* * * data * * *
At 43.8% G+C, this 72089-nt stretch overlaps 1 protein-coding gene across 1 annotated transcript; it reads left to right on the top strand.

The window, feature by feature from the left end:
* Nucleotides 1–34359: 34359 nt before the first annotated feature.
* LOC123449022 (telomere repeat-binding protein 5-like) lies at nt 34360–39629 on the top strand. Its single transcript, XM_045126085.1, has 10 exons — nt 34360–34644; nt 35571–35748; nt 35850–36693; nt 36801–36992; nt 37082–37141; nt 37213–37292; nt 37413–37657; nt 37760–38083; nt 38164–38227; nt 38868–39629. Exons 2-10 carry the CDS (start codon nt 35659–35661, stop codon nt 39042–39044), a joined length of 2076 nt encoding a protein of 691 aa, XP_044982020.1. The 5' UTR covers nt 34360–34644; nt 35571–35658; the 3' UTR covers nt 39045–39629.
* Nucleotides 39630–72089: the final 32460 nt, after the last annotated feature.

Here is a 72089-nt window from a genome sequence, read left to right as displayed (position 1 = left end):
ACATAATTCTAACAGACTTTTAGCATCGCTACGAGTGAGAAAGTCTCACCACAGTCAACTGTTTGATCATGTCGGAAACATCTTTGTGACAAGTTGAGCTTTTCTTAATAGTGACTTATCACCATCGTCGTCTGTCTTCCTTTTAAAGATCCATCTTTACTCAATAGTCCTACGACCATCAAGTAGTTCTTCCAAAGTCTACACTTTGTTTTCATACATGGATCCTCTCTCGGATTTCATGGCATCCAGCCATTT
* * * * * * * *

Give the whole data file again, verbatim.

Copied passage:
At 43.8% G+C, this 72089-nt stretch overlaps 1 protein-coding gene across 1 annotated transcript; it reads left to right on the top strand.

The window, feature by feature from the left end:
* Nucleotides 1–34359: 34359 nt before the first annotated feature.
* LOC123449022 (telomere repeat-binding protein 5-like) lies at nt 34360–39629 on the top strand. Its single transcript, XM_045126085.1, has 10 exons — nt 34360–34644; nt 35571–35748; nt 35850–36693; nt 36801–36992; nt 37082–37141; nt 37213–37292; nt 37413–37657; nt 37760–38083; nt 38164–38227; nt 38868–39629. Exons 2-10 carry the CDS (start codon nt 35659–35661, stop codon nt 39042–39044), a joined length of 2076 nt encoding a protein of 691 aa, XP_044982020.1. The 5' UTR covers nt 34360–34644; nt 35571–35658; the 3' UTR covers nt 39045–39629.
* Nucleotides 39630–72089: the final 32460 nt, after the last annotated feature.

Here is a 72089-nt window from a genome sequence, read left to right as displayed (position 1 = left end):
ACATAATTCTAACAGACTTTTAGCATCGCTACGAGTGAGAAAGTCTCACCACAGTCAACTGTTTGATCATGTCGGAAACATCTTTGTGACAAGTTGAGCTTTTCTTAATAGTGACTTATCACCATCGTCGTCTGTCTTCCTTTTAAAGATCCATCTTTACTCAATAGTCCTACGACCATCAAGTAGTTCTTCCAAAGTCTACACTTTGTTTTCATACATGGATCCTCTCTCGGATTTCATGGCATCCAGCCATTT